Potential council expansion options could include a mixture of single-member and either at-large or multi-member districts. A few at-large districts could provide voices on the council that represent the city as a whole in addition to specific geographic districts. Meanwhile, multi-member districts might allow allow more populous communities of interest to remain together while maintaining a equal representation amid a larger city council size. 

A City Council Expansion Charter Amendment could expand the city council to a new fixed size, or Angelenos could choose to tie the size of the council directly to the City's population. A new fixed size council, including potential multi-member districts, could be tailored to geographic considerations and current community boundaries. Linking council size to city population, on the other hand, could create a simple and automatic mechanism for future council expansion. Such a system would accommodate rapid population growth, particularly when it is not evenly distributed among current communities.

Another important aspect of Council Expansion to consider is the effect on the City budget. Councilmembers are well compensated for their duties, and each has a sizeable staff as well as a discretionary budget for their district. While it is possible to divide the current council's staff budget among an expanded council size, this would limit the potential  of support personnel to engage with constituents and provide robust aid to the council. Thus, while other budgetary needs may be more pliable and accommodating to a greater number of smaller districts, maintaining the current staffing levels would allow future district representatives and their staff to more frequently and directly engage with their constituents and their needs.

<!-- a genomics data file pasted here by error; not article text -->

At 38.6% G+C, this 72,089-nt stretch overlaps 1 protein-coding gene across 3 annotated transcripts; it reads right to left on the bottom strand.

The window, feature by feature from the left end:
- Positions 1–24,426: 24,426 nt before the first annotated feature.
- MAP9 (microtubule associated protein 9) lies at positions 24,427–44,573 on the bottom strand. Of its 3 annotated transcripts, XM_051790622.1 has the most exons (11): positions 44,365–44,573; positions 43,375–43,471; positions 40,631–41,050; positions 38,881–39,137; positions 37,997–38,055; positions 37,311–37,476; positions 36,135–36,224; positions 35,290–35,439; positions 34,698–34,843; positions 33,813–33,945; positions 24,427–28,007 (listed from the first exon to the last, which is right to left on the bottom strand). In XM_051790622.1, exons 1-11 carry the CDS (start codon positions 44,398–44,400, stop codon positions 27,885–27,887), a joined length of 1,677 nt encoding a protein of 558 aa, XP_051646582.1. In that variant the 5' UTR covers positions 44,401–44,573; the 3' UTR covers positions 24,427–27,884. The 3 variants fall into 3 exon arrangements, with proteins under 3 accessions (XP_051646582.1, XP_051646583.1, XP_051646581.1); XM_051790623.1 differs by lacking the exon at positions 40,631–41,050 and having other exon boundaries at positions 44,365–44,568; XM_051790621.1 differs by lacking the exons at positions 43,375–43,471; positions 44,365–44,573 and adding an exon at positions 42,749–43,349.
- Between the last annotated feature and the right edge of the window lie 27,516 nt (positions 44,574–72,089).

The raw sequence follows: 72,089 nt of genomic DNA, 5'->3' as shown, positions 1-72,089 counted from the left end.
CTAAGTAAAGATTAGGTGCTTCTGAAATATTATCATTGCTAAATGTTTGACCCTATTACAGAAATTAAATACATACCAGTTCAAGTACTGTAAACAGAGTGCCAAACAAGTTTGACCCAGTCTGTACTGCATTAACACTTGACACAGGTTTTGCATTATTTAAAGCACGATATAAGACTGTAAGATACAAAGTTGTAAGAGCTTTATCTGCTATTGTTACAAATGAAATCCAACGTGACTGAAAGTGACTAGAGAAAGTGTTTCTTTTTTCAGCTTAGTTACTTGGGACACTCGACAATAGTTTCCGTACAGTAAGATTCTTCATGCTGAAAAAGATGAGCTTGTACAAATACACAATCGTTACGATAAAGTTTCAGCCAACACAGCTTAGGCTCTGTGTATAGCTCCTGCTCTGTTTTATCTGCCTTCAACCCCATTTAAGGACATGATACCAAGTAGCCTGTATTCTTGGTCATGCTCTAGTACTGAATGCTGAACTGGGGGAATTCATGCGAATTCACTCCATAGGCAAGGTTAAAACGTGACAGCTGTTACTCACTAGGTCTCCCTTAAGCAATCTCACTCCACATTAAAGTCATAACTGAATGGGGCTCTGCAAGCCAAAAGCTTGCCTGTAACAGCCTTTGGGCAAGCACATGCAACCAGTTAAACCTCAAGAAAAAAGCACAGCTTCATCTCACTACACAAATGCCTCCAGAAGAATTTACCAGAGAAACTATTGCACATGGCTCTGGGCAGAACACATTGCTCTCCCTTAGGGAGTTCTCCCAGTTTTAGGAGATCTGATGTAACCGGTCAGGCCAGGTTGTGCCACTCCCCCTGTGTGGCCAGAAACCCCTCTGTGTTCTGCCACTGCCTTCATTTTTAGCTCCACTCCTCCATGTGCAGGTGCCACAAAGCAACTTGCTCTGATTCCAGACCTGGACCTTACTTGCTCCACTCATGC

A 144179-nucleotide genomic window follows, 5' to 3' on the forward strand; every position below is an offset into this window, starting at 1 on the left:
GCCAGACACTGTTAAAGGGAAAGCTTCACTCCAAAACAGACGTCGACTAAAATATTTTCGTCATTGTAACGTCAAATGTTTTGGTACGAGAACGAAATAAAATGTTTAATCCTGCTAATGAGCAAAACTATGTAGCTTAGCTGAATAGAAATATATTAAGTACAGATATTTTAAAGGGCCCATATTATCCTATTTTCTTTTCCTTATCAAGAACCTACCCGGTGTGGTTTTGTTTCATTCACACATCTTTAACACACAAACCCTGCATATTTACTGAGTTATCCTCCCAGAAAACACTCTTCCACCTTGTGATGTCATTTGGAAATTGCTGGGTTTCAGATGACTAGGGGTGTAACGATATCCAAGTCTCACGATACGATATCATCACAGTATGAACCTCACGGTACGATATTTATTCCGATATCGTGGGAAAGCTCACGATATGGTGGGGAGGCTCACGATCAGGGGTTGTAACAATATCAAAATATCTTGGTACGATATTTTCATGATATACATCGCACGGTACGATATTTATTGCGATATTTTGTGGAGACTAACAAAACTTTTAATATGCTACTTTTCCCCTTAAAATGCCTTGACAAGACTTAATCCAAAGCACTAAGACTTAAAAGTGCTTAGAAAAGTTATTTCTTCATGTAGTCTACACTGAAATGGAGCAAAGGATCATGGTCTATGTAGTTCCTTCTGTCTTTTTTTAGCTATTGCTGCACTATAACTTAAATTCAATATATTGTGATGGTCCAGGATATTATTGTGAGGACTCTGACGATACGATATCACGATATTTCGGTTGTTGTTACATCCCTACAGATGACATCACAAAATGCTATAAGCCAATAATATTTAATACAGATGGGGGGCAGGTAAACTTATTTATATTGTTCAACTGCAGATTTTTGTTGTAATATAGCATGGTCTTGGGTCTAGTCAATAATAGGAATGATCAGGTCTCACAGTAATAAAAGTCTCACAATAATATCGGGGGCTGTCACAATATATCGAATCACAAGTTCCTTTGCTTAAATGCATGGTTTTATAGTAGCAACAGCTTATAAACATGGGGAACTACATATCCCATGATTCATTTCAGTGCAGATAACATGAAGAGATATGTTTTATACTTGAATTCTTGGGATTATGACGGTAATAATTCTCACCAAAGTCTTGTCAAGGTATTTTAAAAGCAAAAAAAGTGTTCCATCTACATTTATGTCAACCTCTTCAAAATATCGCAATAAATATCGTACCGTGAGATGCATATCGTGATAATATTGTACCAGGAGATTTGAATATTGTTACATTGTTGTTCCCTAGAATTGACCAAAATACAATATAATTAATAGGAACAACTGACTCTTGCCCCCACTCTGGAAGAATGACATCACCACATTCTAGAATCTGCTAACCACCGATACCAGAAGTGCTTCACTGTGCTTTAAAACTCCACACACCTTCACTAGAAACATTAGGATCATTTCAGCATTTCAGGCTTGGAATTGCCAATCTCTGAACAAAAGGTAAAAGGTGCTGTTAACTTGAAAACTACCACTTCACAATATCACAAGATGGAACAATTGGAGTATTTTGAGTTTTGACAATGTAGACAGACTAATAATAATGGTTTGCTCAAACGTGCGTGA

Check out our Community Events page to stay informed on upcoming public hearings related to Charter Reform. The city may only provide a few days notice, but we will keep the page as up to date as possible! Make sure to also follow our social media pages (Instagram, Twitter & Facebook) to stay on top of upcoming meetings as well as Fair Rep LA coalition-hosted community events!

Another great way to  get involved in this charter reform process is through your local Neighborhood Council. Many Neighborhood Councils have already submitted a Community Impact Statement (CIS) in support of either Independent Redistricting or City Council Expansion, or both! By coordinating with your local Neighborhood Council, you can make sure your community's voice is represented in the charter reform processes. Find out how to identify your Neighborhood Council!

In addition to calling in or coming to one of the public hearings on charter reform, you can submit a written public comment! The link will take you to the public comment section of Council File 22-1196-S1 - which references creating a 2024 Charter Amendment and includes the recent CLA's report. We've listed some potential talking points above, but make sure to explain why City Council Expansion and/or Independent Redistricting are important to YOU and YOUR COMMUNITY, as well as what aspects of these potential representational reforms you'd like to see Los Angeles adopt.